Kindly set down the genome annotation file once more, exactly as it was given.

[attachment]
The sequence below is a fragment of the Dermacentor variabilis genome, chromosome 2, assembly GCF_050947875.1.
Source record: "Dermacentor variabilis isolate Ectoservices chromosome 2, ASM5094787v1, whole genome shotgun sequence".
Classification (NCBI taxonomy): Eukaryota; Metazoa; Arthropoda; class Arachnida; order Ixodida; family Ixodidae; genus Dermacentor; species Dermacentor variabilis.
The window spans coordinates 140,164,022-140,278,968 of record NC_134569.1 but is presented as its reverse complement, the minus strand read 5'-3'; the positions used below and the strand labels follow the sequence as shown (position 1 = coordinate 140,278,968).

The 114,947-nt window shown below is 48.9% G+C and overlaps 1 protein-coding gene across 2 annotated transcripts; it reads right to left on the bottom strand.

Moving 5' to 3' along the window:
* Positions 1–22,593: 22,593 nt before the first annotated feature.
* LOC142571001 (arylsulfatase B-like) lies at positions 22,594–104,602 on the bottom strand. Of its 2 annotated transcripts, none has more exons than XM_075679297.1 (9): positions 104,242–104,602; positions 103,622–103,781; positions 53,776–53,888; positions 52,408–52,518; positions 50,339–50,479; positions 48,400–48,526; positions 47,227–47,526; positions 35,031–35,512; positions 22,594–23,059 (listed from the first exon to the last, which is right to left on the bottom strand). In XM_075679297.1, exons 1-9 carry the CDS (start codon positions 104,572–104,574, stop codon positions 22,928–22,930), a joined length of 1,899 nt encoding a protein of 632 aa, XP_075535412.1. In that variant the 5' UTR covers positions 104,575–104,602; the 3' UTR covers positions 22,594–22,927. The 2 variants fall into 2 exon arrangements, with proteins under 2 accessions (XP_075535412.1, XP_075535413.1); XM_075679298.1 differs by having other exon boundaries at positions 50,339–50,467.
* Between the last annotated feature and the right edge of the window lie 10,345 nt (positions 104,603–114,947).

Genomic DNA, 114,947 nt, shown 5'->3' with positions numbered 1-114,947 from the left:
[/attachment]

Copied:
The sequence below is a fragment of the Dermacentor variabilis genome, chromosome 2, assembly GCF_050947875.1.
Source record: "Dermacentor variabilis isolate Ectoservices chromosome 2, ASM5094787v1, whole genome shotgun sequence".
Classification (NCBI taxonomy): Eukaryota; Metazoa; Arthropoda; class Arachnida; order Ixodida; family Ixodidae; genus Dermacentor; species Dermacentor variabilis.
The window spans coordinates 140,164,022-140,278,968 of record NC_134569.1 but is presented as its reverse complement, the minus strand read 5'-3'; the positions used below and the strand labels follow the sequence as shown (position 1 = coordinate 140,278,968).

The 114,947-nt window shown below is 48.9% G+C and overlaps 1 protein-coding gene across 2 annotated transcripts; it reads right to left on the bottom strand.

Moving 5' to 3' along the window:
* Positions 1–22,593: 22,593 nt before the first annotated feature.
* LOC142571001 (arylsulfatase B-like) lies at positions 22,594–104,602 on the bottom strand. Of its 2 annotated transcripts, none has more exons than XM_075679297.1 (9): positions 104,242–104,602; positions 103,622–103,781; positions 53,776–53,888; positions 52,408–52,518; positions 50,339–50,479; positions 48,400–48,526; positions 47,227–47,526; positions 35,031–35,512; positions 22,594–23,059 (listed from the first exon to the last, which is right to left on the bottom strand). In XM_075679297.1, exons 1-9 carry the CDS (start codon positions 104,572–104,574, stop codon positions 22,928–22,930), a joined length of 1,899 nt encoding a protein of 632 aa, XP_075535412.1. In that variant the 5' UTR covers positions 104,575–104,602; the 3' UTR covers positions 22,594–22,927. The 2 variants fall into 2 exon arrangements, with proteins under 2 accessions (XP_075535412.1, XP_075535413.1); XM_075679298.1 differs by having other exon boundaries at positions 50,339–50,467.
* Between the last annotated feature and the right edge of the window lie 10,345 nt (positions 104,603–114,947).

Genomic DNA, 114,947 nt, shown 5'->3' with positions numbered 1-114,947 from the left: